How we did it!

So, how did SUNY Fredonia register 1,065 new voters and have an 88% turnout rate on November 4th, 2008? I quickly realized that I was unable to transform our students’ perception on my own, and began to use my relationships with professors, student groups and, most importantly, my friends to help implement this non-partisan campaign. By weekly tabling, knocking on dorm room doors, invading classrooms, hosting open mic nights, and causing quite a ruckus, our team registered over a thousand students in just under five weeks.

Getting Students to the Polls

Then the biggest struggle began: how do we get these registered voters to the

Teach-in that helped students learn more about the issues on the ballot.

polls? By connecting with our local TV and radio stations, as well as newspapers we were able to put out ads that told students exactly where to go and when. Realizing how detrimental it would be to have a group of uninformed first-time voters heading to the polls, we decided to work with several students with expertise in the economy, environment, and foreign policy fields to develop three teach-ins discussing these areas.  Total turnout at these events exceeded 200 students.  Next we began to focus our time and

Uncle Sam and Abe Lincoln are enlisted to help get out the vote.

energy on planning for Election Day. From chalking polling information all over our campus’ concrete, to hanging banners directing people where to go to vote, to enlisting our own “Abe Lincoln” and “Uncle Sam” to invade dining halls, libraries and classrooms, we transformed the SUNY Fredonia campus. We were able to engage students and volunteers who finally understood the issues and saw the importance of young voter participation in the election. Most importantly, our efforts helped to flip our county from red to blue, putting Fredonia on the electoral map like never before.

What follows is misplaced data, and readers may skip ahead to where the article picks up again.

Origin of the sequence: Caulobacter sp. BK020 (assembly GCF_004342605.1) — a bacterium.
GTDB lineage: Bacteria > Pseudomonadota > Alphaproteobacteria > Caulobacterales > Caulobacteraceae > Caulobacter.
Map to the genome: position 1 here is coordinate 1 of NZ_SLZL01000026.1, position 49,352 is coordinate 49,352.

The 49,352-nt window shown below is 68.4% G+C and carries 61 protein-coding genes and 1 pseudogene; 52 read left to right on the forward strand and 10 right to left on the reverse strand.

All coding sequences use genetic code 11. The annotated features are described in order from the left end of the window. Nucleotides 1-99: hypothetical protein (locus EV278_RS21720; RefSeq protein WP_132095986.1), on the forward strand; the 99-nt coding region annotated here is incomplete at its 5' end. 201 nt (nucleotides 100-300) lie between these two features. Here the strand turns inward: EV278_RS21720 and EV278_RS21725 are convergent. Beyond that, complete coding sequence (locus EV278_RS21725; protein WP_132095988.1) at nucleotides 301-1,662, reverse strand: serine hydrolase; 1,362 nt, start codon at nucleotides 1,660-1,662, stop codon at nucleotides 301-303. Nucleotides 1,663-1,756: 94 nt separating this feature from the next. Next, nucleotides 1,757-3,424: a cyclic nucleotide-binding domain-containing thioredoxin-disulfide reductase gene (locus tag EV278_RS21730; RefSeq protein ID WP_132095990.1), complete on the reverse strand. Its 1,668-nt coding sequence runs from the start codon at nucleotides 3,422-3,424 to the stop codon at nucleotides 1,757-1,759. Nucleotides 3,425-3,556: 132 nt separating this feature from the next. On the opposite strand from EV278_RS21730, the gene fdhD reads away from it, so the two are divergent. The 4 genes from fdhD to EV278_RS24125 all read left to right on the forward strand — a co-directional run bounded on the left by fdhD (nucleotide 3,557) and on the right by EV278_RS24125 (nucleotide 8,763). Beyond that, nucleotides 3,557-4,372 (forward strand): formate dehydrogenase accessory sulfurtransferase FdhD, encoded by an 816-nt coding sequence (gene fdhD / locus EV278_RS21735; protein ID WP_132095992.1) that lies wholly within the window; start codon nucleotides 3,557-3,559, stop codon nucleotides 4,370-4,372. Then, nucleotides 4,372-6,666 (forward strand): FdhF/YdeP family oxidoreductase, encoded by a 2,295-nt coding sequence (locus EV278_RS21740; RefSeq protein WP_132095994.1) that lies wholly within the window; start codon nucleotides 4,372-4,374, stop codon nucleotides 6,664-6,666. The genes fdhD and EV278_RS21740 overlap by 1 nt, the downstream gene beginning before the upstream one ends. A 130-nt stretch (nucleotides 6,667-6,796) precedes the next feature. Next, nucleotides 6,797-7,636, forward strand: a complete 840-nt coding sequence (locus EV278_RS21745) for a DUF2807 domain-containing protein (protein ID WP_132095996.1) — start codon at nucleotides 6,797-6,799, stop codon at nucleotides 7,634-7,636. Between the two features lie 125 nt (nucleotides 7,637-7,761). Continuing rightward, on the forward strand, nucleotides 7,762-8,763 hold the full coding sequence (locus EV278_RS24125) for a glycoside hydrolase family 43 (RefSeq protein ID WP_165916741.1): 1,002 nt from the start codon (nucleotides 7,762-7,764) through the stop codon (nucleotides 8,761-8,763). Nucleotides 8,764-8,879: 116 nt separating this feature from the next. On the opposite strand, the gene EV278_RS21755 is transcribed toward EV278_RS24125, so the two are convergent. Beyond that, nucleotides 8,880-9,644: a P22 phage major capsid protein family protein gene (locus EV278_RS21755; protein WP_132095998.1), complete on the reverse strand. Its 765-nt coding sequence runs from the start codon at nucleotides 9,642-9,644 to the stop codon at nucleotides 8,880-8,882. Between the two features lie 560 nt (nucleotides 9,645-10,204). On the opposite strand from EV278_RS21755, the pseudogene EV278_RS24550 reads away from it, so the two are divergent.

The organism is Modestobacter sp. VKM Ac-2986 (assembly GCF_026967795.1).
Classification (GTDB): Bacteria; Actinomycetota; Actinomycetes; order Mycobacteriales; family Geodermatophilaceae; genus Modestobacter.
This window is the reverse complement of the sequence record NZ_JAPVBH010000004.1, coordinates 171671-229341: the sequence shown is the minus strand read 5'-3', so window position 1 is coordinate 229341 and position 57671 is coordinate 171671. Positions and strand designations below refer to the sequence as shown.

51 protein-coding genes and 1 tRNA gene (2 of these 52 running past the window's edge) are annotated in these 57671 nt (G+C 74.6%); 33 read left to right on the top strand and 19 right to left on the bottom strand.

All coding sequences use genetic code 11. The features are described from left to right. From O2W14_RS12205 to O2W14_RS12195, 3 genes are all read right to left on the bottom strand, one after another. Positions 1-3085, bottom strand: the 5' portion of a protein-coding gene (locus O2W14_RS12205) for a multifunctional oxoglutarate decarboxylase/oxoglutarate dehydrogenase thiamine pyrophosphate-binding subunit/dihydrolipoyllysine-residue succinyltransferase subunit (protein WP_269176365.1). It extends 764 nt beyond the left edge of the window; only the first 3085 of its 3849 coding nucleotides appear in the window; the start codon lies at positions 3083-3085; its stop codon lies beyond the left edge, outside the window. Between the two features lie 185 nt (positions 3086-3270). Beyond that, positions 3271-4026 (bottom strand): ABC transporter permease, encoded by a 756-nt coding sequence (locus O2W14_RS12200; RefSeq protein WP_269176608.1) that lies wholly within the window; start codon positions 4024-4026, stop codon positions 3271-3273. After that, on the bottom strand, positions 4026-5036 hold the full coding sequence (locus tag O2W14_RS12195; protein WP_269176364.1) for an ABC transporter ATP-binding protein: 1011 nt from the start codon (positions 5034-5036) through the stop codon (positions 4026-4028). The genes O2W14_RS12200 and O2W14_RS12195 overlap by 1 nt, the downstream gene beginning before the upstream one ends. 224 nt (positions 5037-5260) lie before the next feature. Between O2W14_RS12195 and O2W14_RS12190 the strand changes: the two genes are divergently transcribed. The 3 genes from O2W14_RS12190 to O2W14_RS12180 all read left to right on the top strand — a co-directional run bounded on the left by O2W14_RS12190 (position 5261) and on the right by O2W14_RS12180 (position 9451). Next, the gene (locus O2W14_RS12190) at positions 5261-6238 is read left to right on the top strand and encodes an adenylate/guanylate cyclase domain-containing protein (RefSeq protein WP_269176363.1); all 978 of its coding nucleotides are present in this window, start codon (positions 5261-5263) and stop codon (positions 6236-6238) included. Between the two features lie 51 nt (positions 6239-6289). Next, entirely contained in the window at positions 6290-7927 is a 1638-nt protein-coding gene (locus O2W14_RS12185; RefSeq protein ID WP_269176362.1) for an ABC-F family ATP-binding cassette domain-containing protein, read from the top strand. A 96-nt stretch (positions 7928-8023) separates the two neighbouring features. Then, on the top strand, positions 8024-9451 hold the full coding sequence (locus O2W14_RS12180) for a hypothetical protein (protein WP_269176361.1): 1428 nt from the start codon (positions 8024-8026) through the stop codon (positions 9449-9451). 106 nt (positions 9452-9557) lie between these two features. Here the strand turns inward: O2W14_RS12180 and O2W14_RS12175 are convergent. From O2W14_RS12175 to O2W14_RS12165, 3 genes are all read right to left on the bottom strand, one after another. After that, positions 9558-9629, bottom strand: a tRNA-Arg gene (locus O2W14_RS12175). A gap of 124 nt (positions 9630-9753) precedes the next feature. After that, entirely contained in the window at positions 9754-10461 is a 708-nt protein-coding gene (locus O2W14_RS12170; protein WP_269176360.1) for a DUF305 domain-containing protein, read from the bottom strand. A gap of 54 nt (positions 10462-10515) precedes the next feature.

What can you do?

In order to replicate SUNY Fredonia’s success, we need to advocate for strong civic programs in our colleges.  Studies show that first time voters make lifetime voters.  By advocating for youth turnout in and around campuses across our country for the 2010 Midterm elections, we can create a voter bloc that will be influential in the 2012 election and beyond. By understanding your audience, and educating yourself on issues that students can relate to; we can create a citizenry of youth voters and help keep our country on track.

If you’re looking for a way to get started on connecting with like-minded young people helping to promote civic engagement, check out some of these sites:

  • Civic Youth offers a wide range of statistics as well as State Election Laws
  • Rock the Vote allows student leaders to download toolkits to help start a voter registration campaign
  • On The Issues is a necessary tool If you are trying to inform your new voters on key issues that will encourage them to get to the polls